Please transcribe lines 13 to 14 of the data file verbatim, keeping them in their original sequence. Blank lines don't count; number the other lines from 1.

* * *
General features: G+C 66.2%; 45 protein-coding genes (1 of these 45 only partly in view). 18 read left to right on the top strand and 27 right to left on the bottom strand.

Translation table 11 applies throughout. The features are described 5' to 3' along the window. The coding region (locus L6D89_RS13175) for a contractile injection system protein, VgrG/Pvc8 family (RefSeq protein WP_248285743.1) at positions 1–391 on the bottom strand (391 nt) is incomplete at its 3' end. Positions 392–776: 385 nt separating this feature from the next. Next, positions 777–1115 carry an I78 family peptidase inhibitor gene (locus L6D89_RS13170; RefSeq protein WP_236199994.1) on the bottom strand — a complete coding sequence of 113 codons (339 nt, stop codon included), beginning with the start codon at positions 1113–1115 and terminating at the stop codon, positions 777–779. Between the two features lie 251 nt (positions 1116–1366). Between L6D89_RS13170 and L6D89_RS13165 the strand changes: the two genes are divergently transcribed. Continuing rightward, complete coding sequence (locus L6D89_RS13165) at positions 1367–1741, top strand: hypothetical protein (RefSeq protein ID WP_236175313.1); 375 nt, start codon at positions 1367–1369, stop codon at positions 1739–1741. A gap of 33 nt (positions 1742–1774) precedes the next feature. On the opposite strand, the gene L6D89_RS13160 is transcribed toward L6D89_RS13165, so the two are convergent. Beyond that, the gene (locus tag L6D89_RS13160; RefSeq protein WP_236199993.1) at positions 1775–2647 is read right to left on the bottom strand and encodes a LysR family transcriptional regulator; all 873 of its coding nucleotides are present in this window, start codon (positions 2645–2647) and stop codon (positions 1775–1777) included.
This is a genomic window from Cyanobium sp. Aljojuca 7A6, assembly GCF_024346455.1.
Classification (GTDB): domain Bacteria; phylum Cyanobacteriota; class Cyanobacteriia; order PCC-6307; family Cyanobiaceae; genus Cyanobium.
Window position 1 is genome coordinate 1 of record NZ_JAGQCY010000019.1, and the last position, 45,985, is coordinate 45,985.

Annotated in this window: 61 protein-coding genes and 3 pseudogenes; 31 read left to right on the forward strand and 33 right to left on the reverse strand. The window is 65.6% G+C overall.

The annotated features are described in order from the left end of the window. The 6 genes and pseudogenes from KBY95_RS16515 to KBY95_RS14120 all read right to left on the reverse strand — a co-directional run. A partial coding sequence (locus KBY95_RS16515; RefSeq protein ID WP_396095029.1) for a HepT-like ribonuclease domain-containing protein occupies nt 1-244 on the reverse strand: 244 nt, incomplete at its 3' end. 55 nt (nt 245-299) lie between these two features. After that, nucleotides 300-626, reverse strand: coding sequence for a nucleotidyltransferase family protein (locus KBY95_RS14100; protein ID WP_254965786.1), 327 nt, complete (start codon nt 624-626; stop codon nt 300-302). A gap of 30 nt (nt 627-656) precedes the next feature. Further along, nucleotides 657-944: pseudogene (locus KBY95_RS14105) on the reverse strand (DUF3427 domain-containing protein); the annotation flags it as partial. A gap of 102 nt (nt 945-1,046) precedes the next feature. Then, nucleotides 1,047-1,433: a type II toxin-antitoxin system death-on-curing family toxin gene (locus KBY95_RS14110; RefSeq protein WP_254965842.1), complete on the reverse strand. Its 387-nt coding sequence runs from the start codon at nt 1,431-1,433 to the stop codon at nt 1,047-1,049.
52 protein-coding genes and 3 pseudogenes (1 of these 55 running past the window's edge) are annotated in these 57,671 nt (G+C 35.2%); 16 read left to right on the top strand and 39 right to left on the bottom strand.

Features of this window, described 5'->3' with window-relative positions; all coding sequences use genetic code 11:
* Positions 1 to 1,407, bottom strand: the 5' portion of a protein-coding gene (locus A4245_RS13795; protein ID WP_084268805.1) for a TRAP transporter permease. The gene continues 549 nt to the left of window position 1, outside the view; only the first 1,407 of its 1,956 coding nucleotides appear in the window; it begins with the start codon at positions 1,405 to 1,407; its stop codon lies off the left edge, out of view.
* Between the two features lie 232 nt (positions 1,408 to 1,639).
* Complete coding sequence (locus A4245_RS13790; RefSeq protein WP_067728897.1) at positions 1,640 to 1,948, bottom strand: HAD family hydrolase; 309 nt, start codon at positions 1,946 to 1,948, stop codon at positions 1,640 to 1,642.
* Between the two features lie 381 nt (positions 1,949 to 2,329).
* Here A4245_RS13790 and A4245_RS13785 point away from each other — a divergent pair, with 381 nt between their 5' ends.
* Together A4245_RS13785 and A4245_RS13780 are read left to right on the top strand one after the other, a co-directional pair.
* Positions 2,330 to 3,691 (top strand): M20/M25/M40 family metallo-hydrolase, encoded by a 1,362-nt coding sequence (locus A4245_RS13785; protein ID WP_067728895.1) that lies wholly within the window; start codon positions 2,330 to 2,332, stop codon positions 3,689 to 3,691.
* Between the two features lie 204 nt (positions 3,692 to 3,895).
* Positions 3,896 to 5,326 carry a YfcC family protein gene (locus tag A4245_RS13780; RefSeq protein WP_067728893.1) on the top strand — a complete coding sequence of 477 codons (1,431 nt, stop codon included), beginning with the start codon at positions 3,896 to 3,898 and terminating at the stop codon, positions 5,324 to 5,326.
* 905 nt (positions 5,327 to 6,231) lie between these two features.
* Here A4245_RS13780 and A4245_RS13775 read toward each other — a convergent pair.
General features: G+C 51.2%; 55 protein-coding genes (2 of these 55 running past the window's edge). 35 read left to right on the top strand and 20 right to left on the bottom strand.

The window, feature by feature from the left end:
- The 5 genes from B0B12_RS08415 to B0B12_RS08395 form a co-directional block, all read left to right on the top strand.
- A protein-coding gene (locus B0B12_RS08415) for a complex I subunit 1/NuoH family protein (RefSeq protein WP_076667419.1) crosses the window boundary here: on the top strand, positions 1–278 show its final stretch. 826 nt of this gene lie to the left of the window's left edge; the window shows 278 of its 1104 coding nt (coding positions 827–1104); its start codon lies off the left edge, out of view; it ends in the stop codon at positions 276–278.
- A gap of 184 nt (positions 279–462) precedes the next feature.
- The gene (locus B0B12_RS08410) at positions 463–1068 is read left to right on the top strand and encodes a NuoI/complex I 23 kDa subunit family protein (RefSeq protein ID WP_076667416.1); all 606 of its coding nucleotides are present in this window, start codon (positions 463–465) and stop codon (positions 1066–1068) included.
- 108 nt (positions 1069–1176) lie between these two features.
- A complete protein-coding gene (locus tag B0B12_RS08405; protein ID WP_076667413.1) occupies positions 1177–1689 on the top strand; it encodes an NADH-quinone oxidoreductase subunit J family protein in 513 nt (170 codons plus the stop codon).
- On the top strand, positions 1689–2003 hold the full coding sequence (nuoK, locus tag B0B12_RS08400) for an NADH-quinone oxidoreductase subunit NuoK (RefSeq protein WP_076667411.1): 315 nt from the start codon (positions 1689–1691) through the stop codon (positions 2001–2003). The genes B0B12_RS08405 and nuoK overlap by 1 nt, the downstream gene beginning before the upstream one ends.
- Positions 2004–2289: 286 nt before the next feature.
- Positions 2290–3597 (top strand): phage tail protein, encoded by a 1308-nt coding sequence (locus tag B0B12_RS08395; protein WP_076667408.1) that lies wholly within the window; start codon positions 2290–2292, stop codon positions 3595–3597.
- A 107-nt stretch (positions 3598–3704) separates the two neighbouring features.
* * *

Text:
* Between the two features lie 381 nt (positions 1,949 to 2,329).
* Here A4245_RS13790 and A4245_RS13785 point away from each other — a divergent pair, with 381 nt between their 5' ends.